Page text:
Walking in UK

Old Dec 9th, 2003, 06:41 PM
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Walking in UK

Can you give me general info and tips on walking self-tours in the UK?
We're headed to Italy in early 2004, but the lovely Mrs. Jacks is asking me about "going walking" in the summer. Not sure we're gonna make it, but I may surprise her!
Tips, websites, best spots, best months, gear etc. I figure on 10-14 days. We're not set on any particular area. We are looking for rural walks with nice villages. Does anyone let you borrow a border collie?!?!?
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Old Dec 9th, 2003, 08:07 PM
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A good starting website would be the Ramblers,

There are a number of companies that organize self guided walks; two that come to mind are Countour and Footpath Holidays. I have done a guided walk in the southern Cotswolds with Footpath.

Every Tourist Information Centre (TIC) in the UK will sell (sometimes give) booklets or sheets of local walks.

You can also buy National Trail Guides published by Aurum Press if you want to walk a long distance trail, such titles as Hadrian's Wall Path, Pembrokeshire Coast Path, Thames Path, Offa's Dyke and the Pennine Way.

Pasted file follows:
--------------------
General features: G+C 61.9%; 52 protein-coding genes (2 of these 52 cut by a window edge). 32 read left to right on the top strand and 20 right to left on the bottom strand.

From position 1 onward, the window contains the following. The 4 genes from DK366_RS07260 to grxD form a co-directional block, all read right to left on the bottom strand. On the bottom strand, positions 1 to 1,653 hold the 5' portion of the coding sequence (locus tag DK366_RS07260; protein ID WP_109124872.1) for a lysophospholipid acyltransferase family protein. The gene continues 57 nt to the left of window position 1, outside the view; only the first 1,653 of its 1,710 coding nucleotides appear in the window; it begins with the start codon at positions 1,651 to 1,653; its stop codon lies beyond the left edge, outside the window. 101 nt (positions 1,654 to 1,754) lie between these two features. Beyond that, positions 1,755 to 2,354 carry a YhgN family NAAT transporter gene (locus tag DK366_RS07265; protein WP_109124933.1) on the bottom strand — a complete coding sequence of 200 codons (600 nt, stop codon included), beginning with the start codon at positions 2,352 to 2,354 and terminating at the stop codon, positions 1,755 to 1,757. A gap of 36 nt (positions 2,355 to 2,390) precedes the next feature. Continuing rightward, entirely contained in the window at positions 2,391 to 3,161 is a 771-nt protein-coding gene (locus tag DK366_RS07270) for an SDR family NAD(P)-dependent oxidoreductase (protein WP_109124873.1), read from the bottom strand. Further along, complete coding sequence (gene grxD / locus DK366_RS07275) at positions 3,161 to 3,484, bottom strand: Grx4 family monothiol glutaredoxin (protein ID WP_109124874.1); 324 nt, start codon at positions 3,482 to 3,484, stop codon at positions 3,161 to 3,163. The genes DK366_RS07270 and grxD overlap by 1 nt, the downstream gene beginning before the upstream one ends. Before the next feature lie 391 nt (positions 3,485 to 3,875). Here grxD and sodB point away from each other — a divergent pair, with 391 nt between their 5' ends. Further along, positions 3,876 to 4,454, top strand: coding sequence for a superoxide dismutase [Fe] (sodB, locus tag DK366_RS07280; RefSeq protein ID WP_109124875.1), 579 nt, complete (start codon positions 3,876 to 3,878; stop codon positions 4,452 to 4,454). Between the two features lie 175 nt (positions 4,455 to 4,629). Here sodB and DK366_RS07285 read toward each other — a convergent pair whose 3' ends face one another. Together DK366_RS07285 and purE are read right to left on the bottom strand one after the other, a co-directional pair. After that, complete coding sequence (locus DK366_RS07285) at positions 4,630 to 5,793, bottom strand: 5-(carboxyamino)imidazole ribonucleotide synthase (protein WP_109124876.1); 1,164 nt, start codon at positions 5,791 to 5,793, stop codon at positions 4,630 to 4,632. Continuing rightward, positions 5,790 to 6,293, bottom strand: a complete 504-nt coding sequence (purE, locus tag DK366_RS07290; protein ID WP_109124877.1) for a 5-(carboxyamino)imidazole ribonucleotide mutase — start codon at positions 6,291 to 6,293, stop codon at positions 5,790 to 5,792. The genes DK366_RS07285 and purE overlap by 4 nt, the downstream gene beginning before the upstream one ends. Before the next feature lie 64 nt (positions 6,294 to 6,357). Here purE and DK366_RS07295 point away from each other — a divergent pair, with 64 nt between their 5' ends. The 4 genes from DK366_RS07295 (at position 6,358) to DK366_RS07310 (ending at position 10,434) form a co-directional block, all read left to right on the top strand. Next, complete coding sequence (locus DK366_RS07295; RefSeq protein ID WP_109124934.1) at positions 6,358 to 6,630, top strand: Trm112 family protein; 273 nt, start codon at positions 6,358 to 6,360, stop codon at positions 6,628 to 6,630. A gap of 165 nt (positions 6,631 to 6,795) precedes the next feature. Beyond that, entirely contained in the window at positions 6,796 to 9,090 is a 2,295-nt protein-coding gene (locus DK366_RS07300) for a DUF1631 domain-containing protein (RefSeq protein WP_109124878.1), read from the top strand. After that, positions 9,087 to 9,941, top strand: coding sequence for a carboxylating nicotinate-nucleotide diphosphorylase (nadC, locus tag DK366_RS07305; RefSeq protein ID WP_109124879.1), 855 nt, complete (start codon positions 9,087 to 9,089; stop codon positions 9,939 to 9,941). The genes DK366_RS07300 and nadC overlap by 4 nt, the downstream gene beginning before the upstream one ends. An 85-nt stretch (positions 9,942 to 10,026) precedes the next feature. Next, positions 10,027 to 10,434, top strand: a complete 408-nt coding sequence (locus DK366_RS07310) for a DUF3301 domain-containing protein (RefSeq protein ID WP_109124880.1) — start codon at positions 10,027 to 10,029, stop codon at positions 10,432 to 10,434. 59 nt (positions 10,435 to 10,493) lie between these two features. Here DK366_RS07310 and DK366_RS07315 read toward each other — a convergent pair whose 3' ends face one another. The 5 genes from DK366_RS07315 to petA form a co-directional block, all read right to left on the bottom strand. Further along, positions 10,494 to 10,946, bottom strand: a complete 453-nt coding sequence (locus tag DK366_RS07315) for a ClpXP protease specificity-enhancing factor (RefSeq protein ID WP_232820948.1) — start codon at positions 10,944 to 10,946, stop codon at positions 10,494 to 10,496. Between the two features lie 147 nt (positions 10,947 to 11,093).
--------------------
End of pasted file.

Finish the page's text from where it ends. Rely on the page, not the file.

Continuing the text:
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Old Dec 9th, 2003, 11:32 PM
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For a wonderful area to walk I would recommned the Yorkshire Dales. Stunning views, friendly people, lovely villages......a good base would be Pateley Bridge in Niddderdale. You would have the Dales literally on your doorstep but would be close to Harrogate if you wanted shops/restaurants etc. There are also some superb eating places close to Pateley. A good Yorkshire website is Other general walking websites are and You can download walking routes from these sites. For Yorkshire walking books I strongly recommned the series by A David Leather - called Walkers Guide to Wharfedale, Nidderdale etc. If you choose the Dales feel free to contact me again for more details....
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Old Dec 9th, 2003, 11:33 PM
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How about the West Highland Way? Can't say I've walked it myself (far too lazy ) but many friends have done. Have a look at
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Old Dec 9th, 2003, 11:57 PM
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There are a number of magazines produced in this country.

I think you want to have one called Country Walking, and if you email me I'll send you a copy. "All" the tour operators advertise in the back of it and it does do nice walks round rural England- the scale in Scotland is too big to string villages together. Lots of BIG walks available, but not little ones.

I have an Old English Sheepdog who could use the exercise
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Old Dec 10th, 2003, 12:53 AM
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Forgive me if this is teaching a grandparent to suck eggs...